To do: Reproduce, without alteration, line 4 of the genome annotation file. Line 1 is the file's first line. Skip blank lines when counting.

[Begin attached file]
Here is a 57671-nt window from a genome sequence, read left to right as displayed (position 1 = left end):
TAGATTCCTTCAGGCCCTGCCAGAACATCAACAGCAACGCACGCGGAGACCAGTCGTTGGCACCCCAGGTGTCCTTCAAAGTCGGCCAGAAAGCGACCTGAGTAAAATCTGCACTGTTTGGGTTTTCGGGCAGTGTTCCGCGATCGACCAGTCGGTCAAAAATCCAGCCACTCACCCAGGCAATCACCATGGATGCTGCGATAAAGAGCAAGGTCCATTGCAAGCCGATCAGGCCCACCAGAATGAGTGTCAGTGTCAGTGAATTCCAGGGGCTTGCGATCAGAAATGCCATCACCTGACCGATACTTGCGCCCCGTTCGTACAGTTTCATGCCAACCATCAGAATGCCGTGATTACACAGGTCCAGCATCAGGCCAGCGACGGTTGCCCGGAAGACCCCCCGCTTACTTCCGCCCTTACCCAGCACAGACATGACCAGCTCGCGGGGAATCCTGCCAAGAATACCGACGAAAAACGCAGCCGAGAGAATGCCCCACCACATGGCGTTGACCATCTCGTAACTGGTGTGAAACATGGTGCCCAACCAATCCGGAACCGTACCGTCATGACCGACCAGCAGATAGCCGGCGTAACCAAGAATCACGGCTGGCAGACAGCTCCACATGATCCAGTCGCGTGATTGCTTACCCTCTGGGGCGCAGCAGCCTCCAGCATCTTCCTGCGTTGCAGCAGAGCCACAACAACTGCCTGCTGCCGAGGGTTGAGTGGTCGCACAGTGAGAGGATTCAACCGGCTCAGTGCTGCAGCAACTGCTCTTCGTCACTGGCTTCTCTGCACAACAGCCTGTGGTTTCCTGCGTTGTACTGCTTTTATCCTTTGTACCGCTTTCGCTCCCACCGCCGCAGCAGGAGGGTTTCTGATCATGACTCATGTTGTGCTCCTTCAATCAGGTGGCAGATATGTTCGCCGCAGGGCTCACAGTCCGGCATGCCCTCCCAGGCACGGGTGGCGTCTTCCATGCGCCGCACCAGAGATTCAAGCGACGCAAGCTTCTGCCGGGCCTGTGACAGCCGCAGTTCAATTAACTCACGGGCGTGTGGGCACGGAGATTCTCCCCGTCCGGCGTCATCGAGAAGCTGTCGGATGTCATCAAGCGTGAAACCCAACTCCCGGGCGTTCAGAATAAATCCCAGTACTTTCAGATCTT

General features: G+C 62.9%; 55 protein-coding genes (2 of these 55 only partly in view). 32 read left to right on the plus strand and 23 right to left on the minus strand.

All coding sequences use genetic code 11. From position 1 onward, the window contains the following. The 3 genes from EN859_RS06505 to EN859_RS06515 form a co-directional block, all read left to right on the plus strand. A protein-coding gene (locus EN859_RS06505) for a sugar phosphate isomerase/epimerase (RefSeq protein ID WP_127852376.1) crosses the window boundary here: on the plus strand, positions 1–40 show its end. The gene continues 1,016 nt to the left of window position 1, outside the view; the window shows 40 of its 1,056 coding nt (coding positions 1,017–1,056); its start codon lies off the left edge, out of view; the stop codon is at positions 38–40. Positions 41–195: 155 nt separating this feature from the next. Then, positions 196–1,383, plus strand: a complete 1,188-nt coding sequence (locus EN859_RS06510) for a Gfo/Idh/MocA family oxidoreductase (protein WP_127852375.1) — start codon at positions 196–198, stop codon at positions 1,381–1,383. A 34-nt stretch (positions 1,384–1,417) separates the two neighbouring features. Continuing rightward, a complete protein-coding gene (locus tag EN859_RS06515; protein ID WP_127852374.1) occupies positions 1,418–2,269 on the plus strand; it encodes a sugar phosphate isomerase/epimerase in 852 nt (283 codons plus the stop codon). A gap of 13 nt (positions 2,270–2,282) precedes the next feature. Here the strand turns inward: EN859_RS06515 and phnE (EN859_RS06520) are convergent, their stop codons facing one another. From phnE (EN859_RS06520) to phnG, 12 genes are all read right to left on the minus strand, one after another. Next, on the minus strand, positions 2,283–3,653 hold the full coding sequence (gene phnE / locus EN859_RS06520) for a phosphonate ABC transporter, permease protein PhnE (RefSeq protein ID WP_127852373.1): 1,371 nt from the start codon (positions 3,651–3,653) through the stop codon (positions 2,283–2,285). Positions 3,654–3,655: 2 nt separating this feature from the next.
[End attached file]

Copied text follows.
All coding sequences use genetic code 11. From position 1 onward, the window contains the following. The 3 genes from EN859_RS06505 to EN859_RS06515 form a co-directional block, all read left to right on the plus strand. A protein-coding gene (locus EN859_RS06505) for a sugar phosphate isomerase/epimerase (RefSeq protein ID WP_127852376.1) crosses the window boundary here: on the plus strand, positions 1–40 show its end. The gene continues 1,016 nt to the left of window position 1, outside the view; the window shows 40 of its 1,056 coding nt (coding positions 1,017–1,056); its start codon lies off the left edge, out of view; the stop codon is at positions 38–40. Positions 41–195: 155 nt separating this feature from the next. Then, positions 196–1,383, plus strand: a complete 1,188-nt coding sequence (locus EN859_RS06510) for a Gfo/Idh/MocA family oxidoreductase (protein WP_127852375.1) — start codon at positions 196–198, stop codon at positions 1,381–1,383. A 34-nt stretch (positions 1,384–1,417) separates the two neighbouring features. Continuing rightward, a complete protein-coding gene (locus tag EN859_RS06515; protein ID WP_127852374.1) occupies positions 1,418–2,269 on the plus strand; it encodes a sugar phosphate isomerase/epimerase in 852 nt (283 codons plus the stop codon). A gap of 13 nt (positions 2,270–2,282) precedes the next feature. Here the strand turns inward: EN859_RS06515 and phnE (EN859_RS06520) are convergent, their stop codons facing one another. From phnE (EN859_RS06520) to phnG, 12 genes are all read right to left on the minus strand, one after another. Next, on the minus strand, positions 2,283–3,653 hold the full coding sequence (gene phnE / locus EN859_RS06520) for a phosphonate ABC transporter, permease protein PhnE (RefSeq protein ID WP_127852373.1): 1,371 nt from the start codon (positions 3,651–3,653) through the stop codon (positions 2,283–2,285). Positions 3,654–3,655: 2 nt separating this feature from the next.